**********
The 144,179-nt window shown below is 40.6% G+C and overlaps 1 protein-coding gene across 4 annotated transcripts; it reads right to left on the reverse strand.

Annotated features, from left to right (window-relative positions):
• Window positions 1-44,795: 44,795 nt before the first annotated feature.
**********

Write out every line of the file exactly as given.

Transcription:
The 144,179-nt window shown below is 40.6% G+C and overlaps 1 protein-coding gene across 4 annotated transcripts; it reads right to left on the reverse strand.

Annotated features, from left to right (window-relative positions):
• Window positions 1-44,795: 44,795 nt before the first annotated feature.